Spokane’s sewer rate would spike nearly $6 a month next year under a proposal under consideration by the City Council.
The plan, which amounts to a 13.5 percent increase, is not a surprise. City leaders have warned for years that state- and federally required projects to improve sewage treatment and stop the dumping of raw sewage into the Spokane River by the end of 2017 would force the city to greatly increase rates and borrow millions of dollars.
Cost of the projects, a small portion of which are complete, is estimated around $650 million. To prevent even greater increases in rates, the city plans to borrow about $440 million of the cost starting next year. Doing so, officials say, will allow them to spread the cost over two decades.
Residential customers would see their bills rise from $43.74 a month this year to $49.64 in 2012. The council this year only will consider rates for 2012, but administration officials predict that by the time the projects are finished in 2017, monthly bills will rise to $73.46 a month.
“We can’t get around the fact that we have to deal with requirements of the state and the federal government,” said City Council President Joe Shogan. “These are estimated expenses and we have to adjust our rates to accommodate that.”
Some council members say the rates are too high to impose on citizens, especially during an economic downturn.
“We have to push back at the state and federal level at these mandates,” said Councilwoman Nancy McLaughlin.
City Councilman Steve Corker called the increases “unrealistic.”
“The state has to slow down these unfunded mandates,” he said. “I don’t know how we can impose this burden on our citizens at this time.”
That’s a different message than the one Corker gave in 2009, when he voted for a 15 percent sewer increase.
Responding to arguments that the state and federal government should subsidize the city for the improvements, Corker said cleaning up the river is primarily a local issue.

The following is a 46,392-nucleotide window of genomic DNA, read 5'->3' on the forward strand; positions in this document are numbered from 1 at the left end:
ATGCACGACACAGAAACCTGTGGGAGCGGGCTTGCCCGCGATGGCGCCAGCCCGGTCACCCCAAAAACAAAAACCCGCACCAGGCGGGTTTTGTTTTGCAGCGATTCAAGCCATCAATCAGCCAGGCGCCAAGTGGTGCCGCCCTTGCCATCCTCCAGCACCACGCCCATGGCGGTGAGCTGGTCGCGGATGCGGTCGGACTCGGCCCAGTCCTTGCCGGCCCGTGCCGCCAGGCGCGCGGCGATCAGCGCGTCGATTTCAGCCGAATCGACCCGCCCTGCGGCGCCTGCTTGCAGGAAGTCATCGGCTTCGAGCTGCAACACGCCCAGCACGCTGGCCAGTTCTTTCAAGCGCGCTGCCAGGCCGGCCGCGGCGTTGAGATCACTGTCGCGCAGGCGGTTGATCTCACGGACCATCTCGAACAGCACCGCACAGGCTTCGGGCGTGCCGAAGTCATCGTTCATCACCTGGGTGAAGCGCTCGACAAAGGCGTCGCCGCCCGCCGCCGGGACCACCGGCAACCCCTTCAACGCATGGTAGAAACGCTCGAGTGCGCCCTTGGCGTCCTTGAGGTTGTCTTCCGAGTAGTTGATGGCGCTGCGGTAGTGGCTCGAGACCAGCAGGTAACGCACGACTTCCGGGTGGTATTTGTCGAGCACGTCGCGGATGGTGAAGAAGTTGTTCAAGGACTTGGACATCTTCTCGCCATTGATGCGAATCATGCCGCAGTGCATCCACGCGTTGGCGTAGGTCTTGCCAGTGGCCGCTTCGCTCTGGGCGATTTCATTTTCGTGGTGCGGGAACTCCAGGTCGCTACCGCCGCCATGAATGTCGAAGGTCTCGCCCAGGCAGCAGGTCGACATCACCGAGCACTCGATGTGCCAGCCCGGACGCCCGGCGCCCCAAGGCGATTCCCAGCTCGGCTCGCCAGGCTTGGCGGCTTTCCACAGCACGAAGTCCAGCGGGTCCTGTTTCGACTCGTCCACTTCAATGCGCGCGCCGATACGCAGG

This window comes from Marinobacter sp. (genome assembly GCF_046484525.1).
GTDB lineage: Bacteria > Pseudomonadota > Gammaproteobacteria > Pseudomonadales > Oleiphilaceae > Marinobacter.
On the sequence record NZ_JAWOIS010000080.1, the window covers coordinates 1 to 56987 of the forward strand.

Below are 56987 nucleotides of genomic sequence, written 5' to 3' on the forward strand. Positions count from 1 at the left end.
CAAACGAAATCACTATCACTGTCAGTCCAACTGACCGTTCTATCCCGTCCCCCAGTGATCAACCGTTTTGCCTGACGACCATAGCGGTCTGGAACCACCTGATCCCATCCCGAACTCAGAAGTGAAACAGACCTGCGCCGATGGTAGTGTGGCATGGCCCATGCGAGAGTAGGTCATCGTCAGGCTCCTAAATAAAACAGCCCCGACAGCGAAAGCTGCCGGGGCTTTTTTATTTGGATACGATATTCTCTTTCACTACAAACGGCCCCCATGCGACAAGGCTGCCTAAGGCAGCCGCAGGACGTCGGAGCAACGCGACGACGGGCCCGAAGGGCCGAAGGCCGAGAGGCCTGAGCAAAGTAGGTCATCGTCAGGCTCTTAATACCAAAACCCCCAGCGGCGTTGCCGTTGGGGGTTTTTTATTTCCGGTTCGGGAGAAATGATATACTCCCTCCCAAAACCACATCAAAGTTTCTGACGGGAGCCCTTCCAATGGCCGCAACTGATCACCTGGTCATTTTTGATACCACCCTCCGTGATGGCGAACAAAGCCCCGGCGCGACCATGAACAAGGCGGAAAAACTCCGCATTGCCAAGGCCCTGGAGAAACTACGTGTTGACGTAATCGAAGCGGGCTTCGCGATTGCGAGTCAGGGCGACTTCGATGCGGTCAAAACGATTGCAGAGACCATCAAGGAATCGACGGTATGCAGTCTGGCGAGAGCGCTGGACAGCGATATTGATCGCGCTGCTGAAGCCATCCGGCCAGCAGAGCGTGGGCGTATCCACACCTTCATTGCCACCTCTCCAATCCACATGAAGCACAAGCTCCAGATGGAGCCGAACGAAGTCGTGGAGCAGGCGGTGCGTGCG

“To beg this responsibility is to beg a fundamental responsibility that we have as elected officials,” he said during a council debate in 2009.
That year, the council got the results of a utility study that recommended large sewer rate increases through 2013 to pay for the state requirements. The council has largely followed the advice of that study when setting the rates for 2010 and this year.
After raising sewer rates by an average of 2.2 percent a year from 1999 through 2009, sewage rates were increased by 15 percent in 2010 and 16.9 percent this year.
About a decade ago, the city agreed to a wastewater discharge permit with the state Department of Ecology that promised to substantially improve treatment of wastewater in large part to remove more phosphorus, which causes large algae blooms that harm fish populations in Lake Spokane.
The city also agreed to significantly cut the amount of raw sewage dumped into the Spokane River. Like many cities, a large portion of Spokane, mostly on the south side, has sewer lines that function as both sanitary and storm sewers. When it rains, the system often gets backed up and sewage is piped directly to the river without treatment.
To solve that problem, the city is building a series of giant tanks that will hold overflow until capacity returns and it can be sent to the treatment plant.
Mayor Mary Verner said the city risks lawsuits if it does not pursue the projects that it promised to complete.
“You reach a point where you have to pay the piper because your utility rates in the past have not been set in the past on the long-term financial interests of the utilities,” she said last week.